How To Meet EW Power And Efficiency Requirements with MPMs

Electronic Military & Defense

by Jose Gonzales, Production Engineering Manager, dB Control

Microwave Power Modules (MPM) utilize a synergistic combination of a microwave tube and solid-state amplifier (SSA). The first MPM, developed in the early 1990s, used a solid-state driver amplifier, based on MMICs or discrete RF power transistors, to drive a mini-TWT, and combined these devices with a power supply and control circuits in a very compact enclosure.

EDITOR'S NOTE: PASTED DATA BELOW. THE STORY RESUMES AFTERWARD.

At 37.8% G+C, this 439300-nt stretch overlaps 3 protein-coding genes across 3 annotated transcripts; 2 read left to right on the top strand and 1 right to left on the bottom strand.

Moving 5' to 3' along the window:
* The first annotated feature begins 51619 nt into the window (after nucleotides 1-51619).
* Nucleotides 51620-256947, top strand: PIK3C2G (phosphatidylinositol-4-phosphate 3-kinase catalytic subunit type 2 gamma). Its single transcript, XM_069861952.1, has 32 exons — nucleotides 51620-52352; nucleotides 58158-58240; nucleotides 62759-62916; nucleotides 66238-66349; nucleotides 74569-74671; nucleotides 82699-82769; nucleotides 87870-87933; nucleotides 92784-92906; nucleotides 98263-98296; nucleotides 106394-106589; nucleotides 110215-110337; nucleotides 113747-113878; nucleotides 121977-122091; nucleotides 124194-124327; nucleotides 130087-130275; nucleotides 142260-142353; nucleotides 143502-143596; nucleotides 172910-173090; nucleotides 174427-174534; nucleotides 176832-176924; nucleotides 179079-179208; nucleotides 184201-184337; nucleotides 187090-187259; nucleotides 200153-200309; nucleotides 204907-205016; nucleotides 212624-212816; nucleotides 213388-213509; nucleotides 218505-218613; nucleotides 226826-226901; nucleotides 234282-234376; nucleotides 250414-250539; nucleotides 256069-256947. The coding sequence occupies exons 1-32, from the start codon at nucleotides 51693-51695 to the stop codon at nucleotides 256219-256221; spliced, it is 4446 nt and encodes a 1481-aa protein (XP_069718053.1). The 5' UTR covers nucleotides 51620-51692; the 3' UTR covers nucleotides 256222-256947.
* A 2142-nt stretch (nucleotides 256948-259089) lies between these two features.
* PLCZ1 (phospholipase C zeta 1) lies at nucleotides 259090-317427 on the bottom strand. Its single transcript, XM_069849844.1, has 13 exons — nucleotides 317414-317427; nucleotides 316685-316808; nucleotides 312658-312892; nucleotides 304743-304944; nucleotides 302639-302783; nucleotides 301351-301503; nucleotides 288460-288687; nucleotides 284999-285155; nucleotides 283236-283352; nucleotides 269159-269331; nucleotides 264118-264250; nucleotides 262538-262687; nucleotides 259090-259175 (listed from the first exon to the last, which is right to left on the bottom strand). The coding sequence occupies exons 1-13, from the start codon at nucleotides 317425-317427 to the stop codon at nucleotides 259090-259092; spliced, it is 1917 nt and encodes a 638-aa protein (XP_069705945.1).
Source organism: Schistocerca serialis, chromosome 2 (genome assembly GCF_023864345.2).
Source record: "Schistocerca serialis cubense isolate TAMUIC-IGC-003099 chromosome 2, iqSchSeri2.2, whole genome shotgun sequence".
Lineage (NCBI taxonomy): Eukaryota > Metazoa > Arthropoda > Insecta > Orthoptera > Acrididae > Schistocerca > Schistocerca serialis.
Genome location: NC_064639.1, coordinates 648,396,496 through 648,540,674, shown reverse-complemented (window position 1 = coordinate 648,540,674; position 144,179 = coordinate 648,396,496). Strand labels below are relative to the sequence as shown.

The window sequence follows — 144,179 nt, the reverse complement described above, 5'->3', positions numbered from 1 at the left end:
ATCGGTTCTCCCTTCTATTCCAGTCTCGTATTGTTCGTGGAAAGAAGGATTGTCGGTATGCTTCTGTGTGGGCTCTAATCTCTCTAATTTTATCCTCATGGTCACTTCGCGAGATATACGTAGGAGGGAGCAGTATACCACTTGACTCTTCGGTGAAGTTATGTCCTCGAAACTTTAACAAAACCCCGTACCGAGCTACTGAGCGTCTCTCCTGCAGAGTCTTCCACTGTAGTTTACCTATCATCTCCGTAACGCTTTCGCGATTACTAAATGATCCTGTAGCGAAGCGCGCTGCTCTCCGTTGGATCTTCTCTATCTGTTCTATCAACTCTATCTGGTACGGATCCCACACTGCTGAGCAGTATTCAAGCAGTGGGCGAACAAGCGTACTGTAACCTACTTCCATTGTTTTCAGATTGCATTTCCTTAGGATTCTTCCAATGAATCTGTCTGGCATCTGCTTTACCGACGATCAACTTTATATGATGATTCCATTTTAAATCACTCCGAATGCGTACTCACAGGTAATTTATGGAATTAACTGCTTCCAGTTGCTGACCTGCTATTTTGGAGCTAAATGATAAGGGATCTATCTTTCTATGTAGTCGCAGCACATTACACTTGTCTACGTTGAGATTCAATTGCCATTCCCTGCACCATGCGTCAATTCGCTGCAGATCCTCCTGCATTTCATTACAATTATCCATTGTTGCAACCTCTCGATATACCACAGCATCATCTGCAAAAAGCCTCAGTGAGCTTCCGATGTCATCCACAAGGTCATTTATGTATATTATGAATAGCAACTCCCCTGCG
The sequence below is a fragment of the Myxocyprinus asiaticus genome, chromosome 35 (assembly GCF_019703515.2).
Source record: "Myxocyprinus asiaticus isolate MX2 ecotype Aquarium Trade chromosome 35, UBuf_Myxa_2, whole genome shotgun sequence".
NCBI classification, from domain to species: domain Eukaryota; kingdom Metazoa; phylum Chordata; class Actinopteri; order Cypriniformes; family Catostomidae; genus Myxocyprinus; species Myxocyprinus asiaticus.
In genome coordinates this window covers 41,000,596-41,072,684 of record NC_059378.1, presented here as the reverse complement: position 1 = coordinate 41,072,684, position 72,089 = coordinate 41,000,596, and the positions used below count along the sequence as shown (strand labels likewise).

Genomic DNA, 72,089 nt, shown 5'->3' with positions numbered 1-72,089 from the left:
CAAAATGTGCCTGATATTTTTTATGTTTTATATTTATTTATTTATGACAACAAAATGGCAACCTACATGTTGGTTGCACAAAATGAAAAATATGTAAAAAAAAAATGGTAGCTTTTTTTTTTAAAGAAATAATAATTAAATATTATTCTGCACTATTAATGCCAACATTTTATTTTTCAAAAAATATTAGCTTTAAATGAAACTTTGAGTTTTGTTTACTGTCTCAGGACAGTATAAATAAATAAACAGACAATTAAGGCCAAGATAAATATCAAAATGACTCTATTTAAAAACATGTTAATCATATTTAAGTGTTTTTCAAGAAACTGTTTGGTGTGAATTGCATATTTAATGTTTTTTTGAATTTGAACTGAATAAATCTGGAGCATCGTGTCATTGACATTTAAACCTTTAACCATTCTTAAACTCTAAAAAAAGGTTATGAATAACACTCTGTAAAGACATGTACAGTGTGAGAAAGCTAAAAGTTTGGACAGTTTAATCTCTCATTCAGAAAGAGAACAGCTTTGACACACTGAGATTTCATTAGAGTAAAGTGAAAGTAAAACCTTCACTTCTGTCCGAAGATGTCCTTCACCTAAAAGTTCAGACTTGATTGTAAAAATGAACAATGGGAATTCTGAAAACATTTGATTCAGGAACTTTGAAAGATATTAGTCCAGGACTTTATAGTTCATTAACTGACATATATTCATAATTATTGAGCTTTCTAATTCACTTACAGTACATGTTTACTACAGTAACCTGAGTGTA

Today’s MPMs follow the same concept. The RF signal path consists of a solid-state driver amplifier and a short-length booster TWT (typically about seven inches long), specifically designed for use with a lower-voltage power supply (up to 8 kV). The gain reduction that occurs from shortening the TWT helix length is compensated by the driver amplifier, and the gain in the RF chain is maintained. The power-handling capability, bandwidth, efficiency, and heat-tolerance capability of the TWT is fully utilized in this design. Field proven MPMs offer performance in the following areas. . .

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